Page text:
Hurricane Matthew Update: RNRN/NNU Assists International Medical Corps Efforts in Haiti
Hurricane Matthew wreaked havoc last week in the Caribbean and the U.S. The hardest hit was Haiti, where the unofficial death toll (a number reported by Reuters but not officially confirmed) has now risen to 1,000, where they are starting to bury the dead in mass graves.
Over 1 million people in the south of the country are in need of urgent humanitarian assistance. Many have no clean water and are vulnerable to cholera and other dangerous water-borne diseases. Cholera causes severe diarrhea and can kill within hours if untreated. It is spread through contaminated water and has a short incubation period, which leads to rapid outbreaks.
International Medical Corps has been on the ground in Haiti since the 2010 earthquake and has been a key player in fighting the cholera epidemic recently. Working closely with the Ministry of Public Health and Population, International Medical Corps is managing a cholera treatment and prevention program reinforcing 36 existing health facilities with integrated treatment programs and 3 mobile medical teams in Nord, Nord-este, and Artibonite (each with 2 nurses and 1 hygienist). Additionally, International Medical Corps recently launched a severe acute malnutrition treatment program in Fond Verrettes. These efforts are even more important now that the conditions after Hurricane Matthew will increase the spread of disease.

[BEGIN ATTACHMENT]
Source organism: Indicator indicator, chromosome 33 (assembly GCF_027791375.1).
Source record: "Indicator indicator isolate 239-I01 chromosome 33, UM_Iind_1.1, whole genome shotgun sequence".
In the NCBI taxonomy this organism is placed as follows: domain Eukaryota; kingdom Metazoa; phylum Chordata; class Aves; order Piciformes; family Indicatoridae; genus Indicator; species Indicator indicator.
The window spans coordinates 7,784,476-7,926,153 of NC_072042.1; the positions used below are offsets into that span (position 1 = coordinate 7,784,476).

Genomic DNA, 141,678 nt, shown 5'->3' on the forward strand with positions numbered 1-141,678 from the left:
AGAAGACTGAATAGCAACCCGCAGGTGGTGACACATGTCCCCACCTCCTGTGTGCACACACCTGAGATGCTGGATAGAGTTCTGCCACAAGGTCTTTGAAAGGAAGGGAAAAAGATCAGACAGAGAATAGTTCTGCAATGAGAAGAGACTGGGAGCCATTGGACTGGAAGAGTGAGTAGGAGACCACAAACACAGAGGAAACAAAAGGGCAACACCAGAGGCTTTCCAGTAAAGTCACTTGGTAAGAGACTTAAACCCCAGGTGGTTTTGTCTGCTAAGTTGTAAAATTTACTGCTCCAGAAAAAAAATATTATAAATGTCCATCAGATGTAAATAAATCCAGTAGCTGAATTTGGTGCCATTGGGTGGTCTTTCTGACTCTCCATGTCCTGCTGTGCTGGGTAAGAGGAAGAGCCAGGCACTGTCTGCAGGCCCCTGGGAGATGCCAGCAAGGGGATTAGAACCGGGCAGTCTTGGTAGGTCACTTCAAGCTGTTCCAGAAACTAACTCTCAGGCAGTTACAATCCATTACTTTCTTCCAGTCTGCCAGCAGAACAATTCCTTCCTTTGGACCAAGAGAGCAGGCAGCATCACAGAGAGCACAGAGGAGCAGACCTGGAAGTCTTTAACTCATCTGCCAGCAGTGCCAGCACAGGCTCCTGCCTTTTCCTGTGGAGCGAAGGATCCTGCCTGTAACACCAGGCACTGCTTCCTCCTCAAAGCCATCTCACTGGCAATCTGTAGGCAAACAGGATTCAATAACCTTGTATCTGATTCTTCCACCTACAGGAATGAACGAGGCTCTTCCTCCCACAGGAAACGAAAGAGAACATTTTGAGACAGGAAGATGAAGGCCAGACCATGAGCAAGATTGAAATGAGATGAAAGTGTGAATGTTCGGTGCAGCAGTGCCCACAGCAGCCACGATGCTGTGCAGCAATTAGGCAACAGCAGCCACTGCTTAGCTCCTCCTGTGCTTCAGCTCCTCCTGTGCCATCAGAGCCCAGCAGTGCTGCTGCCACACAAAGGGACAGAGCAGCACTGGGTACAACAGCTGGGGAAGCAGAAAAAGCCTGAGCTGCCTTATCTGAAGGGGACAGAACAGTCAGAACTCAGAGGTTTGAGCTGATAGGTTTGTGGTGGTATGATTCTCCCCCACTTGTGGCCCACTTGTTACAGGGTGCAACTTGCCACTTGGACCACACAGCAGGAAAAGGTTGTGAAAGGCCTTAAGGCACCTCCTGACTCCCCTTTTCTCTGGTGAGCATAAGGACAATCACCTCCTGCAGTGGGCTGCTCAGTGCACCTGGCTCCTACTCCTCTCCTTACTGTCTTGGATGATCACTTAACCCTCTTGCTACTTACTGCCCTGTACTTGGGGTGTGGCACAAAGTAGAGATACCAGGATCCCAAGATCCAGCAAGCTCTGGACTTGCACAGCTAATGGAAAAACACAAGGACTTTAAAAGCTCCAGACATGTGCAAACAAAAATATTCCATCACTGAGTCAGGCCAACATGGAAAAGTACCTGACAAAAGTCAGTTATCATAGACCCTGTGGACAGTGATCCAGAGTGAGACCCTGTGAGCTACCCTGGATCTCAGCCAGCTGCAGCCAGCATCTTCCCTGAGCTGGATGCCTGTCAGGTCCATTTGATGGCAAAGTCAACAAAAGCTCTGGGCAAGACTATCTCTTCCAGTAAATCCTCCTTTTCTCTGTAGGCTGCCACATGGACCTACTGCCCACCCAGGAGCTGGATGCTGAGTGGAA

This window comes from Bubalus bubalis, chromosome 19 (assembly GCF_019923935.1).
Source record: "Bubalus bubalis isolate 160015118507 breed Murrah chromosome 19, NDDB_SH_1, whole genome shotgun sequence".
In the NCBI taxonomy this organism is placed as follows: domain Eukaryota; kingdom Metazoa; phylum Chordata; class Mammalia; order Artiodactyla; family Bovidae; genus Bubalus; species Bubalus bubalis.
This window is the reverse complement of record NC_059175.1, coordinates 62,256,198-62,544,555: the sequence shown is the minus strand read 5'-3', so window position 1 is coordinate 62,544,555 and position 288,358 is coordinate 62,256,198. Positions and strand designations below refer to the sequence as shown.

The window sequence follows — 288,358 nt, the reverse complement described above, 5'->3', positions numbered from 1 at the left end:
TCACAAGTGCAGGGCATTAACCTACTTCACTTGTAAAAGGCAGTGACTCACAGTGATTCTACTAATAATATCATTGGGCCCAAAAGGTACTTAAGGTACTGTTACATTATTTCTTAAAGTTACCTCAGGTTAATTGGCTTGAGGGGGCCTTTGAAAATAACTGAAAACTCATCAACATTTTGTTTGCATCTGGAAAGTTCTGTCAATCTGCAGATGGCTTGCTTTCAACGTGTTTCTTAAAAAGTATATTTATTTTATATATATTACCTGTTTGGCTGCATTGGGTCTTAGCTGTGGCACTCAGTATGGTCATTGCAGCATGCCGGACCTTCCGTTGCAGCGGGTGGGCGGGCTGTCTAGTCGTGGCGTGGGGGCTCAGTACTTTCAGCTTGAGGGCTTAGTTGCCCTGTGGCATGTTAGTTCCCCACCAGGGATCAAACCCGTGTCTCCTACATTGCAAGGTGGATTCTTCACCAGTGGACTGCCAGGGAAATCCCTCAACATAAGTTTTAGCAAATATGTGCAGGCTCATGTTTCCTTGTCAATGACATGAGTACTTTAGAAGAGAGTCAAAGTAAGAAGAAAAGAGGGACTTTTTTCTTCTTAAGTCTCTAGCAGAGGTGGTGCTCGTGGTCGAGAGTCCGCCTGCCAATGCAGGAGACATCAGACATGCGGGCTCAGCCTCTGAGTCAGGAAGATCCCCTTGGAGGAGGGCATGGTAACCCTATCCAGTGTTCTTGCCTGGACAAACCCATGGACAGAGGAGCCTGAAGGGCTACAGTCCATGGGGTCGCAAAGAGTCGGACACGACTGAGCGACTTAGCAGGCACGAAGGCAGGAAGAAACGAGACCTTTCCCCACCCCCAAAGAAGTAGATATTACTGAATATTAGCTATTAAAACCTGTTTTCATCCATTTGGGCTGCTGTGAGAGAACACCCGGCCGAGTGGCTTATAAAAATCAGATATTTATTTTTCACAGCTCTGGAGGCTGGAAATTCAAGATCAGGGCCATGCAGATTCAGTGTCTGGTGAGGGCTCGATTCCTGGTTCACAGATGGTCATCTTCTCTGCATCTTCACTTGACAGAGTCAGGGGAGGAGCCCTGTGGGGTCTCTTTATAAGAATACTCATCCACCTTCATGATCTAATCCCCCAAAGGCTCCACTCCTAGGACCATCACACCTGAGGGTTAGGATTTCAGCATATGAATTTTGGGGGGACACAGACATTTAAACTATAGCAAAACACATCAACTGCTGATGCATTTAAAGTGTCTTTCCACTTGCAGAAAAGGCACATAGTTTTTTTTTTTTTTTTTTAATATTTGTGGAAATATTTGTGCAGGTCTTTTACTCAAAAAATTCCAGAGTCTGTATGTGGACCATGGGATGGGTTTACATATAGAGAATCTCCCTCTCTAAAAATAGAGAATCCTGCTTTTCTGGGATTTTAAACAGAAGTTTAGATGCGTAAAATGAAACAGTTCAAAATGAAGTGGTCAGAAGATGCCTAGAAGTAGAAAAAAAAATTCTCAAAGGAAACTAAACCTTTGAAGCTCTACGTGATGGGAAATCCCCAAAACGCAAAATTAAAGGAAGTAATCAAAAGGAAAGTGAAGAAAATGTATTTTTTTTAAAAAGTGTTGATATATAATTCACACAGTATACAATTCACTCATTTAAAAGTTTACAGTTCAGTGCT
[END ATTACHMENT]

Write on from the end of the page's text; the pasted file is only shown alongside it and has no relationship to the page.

International Medical Corps will provide access to comprehensive primary health care, supporting existing health facilities and operating mobile medical units that can include a doctor, 1-2 nurses, a pharmacist/dispenser, and a midwife, in the hardest hit areas. International Medical Corps has already deployed one mobile medical unit since the hurricane hit – the first medical services to be offered in St. Jean du Sud, and they are working with their partners to get more desperately needed services to the affected areas.
National Nurses United (NNU) is supporting the life saving work of the International Medical Corps on the ground in Haiti.
To read more about their work, please visit their website: https://internationalmedicalcorps.org
The death toll is also continuing to rise, as well as flooding and other dangerous conditions in North Carolina. Our thoughts are with those still facing dangerous conditions and a long recovery, and we will continue to monitor and assess any potential needs for support.